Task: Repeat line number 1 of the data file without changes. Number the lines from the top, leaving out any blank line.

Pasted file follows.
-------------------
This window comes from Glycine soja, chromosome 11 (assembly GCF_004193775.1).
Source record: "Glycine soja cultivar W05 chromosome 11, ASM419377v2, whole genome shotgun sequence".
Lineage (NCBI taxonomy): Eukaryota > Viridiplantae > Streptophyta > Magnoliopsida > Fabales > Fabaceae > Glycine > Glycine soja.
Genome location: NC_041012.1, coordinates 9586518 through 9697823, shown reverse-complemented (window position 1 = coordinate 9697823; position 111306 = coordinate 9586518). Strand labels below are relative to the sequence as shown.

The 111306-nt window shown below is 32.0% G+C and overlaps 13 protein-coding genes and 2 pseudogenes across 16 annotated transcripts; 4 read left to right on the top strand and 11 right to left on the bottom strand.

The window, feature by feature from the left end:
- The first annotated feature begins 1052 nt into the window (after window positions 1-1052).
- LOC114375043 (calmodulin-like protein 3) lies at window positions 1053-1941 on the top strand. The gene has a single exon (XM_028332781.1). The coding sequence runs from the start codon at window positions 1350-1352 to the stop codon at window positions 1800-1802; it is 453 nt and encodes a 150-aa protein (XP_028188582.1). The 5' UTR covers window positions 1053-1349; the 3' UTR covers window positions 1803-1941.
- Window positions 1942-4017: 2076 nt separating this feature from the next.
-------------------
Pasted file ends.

This window comes from Glycine soja, chromosome 11 (assembly GCF_004193775.1).